Author(s): Sibel Uygun1, Hilal Kıvrak2, Ozlem Sahin3
  • 1. Department of Chemical Engineering, Konya Technical University, 42079, Konya, Turkey
  • 2. Department of Chemical Engineering, Yüzüncüyɪl University, 65080, Van, Turkey
  • 3. Department of Chemical Engineering, Yüzüncüyɪl University, 65080, Van, Turkey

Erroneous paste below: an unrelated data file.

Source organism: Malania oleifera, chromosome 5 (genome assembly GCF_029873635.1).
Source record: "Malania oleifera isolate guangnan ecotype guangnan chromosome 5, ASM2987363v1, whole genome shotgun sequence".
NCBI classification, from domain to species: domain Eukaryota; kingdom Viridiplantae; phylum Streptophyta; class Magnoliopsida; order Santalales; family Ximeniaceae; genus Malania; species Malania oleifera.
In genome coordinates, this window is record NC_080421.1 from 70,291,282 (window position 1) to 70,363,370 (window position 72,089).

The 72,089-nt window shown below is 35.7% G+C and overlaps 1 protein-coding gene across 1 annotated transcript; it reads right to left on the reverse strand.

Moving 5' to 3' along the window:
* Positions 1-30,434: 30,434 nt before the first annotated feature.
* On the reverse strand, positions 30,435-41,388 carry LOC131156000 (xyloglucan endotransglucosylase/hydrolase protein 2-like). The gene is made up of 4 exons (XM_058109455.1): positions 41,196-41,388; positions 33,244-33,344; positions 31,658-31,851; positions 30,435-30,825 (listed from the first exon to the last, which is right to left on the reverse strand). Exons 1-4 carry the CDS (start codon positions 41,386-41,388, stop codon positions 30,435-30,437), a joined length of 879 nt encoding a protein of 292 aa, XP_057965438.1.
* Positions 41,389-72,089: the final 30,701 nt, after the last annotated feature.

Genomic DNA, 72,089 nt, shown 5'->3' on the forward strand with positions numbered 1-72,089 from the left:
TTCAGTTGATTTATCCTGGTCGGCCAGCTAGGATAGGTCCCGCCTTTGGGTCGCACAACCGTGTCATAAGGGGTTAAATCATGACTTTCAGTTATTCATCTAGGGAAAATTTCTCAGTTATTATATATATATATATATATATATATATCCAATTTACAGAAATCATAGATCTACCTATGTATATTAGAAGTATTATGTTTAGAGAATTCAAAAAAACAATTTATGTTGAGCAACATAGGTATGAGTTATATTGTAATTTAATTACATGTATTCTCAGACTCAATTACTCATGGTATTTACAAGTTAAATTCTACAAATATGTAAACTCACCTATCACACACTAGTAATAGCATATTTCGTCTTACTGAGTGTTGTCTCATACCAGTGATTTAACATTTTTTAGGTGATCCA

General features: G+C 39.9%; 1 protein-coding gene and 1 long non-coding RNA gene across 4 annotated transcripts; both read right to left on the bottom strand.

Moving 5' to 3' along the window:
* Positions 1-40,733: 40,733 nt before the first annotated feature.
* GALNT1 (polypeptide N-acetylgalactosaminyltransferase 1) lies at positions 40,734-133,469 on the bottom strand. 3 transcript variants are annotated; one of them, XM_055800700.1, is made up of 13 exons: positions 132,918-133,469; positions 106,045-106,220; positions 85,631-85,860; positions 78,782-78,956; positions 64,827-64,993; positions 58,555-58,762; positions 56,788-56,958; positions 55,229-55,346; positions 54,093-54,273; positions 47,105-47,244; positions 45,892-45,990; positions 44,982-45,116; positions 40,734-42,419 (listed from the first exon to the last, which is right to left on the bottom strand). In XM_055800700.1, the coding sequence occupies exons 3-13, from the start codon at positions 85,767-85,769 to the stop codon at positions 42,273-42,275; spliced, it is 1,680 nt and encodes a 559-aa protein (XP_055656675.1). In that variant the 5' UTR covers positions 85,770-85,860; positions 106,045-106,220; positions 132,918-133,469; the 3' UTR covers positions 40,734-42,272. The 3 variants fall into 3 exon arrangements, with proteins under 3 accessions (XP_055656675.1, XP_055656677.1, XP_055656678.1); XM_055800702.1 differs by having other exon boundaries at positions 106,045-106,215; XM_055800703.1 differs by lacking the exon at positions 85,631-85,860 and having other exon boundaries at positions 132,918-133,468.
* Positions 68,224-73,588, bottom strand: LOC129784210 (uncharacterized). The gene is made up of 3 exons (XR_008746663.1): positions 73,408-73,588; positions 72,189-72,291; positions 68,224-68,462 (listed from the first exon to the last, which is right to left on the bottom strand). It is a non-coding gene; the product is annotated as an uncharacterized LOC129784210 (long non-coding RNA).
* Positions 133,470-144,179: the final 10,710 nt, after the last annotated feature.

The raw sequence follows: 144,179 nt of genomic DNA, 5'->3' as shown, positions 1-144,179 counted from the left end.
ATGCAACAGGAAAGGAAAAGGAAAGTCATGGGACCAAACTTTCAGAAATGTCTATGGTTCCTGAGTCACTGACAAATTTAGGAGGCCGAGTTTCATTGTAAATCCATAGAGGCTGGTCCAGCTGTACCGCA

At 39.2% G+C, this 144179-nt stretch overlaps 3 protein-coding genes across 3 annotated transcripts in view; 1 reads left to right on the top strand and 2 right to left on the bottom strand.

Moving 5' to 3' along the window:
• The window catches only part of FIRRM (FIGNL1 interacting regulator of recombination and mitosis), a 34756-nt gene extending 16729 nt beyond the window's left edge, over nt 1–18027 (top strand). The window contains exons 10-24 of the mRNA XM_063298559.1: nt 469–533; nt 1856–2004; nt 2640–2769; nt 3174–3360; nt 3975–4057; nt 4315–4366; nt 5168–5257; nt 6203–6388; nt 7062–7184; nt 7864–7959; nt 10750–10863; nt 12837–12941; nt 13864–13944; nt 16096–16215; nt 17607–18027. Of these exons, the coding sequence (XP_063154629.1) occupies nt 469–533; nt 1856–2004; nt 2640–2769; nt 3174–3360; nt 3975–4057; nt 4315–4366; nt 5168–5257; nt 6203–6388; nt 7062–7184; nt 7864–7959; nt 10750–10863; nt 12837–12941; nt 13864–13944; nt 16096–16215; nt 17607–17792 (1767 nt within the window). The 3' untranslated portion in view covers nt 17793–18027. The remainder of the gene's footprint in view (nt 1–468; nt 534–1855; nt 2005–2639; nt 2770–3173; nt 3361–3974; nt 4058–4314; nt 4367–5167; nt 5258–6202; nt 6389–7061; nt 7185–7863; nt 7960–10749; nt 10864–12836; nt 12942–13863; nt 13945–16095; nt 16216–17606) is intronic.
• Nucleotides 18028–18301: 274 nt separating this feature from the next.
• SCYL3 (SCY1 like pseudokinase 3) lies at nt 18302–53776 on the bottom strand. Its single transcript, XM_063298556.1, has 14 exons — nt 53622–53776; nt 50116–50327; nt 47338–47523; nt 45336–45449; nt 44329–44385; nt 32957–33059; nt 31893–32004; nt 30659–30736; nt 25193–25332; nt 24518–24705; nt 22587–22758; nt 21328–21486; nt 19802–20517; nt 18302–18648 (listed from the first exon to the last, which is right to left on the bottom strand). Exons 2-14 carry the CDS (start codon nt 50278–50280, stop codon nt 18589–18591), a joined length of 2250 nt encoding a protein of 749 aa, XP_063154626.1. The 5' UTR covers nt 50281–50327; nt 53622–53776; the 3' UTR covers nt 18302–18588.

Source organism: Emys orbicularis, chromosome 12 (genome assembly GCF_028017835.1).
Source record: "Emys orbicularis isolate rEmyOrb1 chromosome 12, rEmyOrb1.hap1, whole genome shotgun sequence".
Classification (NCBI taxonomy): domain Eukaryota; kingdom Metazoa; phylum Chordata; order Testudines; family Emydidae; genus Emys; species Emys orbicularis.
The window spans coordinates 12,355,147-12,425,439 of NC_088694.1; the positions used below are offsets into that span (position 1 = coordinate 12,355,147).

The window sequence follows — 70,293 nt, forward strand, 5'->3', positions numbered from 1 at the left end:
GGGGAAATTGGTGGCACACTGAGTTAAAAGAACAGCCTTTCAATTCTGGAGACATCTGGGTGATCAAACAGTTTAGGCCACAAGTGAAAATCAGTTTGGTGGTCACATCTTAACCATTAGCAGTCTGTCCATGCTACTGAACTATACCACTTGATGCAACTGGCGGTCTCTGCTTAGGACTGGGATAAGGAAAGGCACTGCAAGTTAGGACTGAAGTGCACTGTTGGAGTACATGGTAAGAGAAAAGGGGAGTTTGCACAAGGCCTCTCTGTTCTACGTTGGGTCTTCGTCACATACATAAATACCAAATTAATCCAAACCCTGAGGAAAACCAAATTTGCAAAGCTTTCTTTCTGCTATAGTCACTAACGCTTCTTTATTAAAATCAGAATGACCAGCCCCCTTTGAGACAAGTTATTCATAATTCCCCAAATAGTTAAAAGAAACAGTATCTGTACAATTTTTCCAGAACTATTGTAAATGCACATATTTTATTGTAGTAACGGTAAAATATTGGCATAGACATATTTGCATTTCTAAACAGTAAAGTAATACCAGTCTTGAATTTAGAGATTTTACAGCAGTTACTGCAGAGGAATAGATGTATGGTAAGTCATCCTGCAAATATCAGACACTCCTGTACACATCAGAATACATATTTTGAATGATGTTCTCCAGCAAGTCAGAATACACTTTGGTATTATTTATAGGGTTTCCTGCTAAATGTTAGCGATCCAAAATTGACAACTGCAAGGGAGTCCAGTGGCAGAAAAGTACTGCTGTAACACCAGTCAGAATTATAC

Abstract: The decreasing natural gas, coal and petroleum reserves, and increasing consumption rate of these resources shows the importance of renewable energy. Although the consumption of fossil fuels is restricted because of their high carbon/sulfur contents, these restrictions are not always effective. Thus, environmental problems, such as acid rain, ozone depletion and climate change, arise from the presence of CO2, SOx and NOx in the emission gases. Most of these problems can be improved by using clean and renewable energy sources. For this purpose, hydrogen seems to be the most appropriate energy source. Fuel cells using borohydride as the fuel have received much attention because of the high potential and power density. A direct borohydride fuel cell (DBFC) is a device that converts chemical energy stored in borohydride ion (BH4-) and an oxidant directly into electricity by redox processes. Usually, a DBFC employs an alkaline solution of sodium borohydride (NaBH4) as fuel and oxygen or hydrogen peroxide as oxidant (Muir and Yao, 2011). NaBH4, a safe and high energy density source of H2 for fuel cells, requires a catalyst for reliable hydrogen production (Genga et. all, 2010). In this study, it is aimed to synthesize highly active carbon nanotube supported bimetallic catalysts (Pt-M (M: Au, Ir, Cu) for NaBH4 fuel cells. The catalytic activity of these catalysts was investigated by cyclic voltammetry, chronoamperometry, and impedance measurements.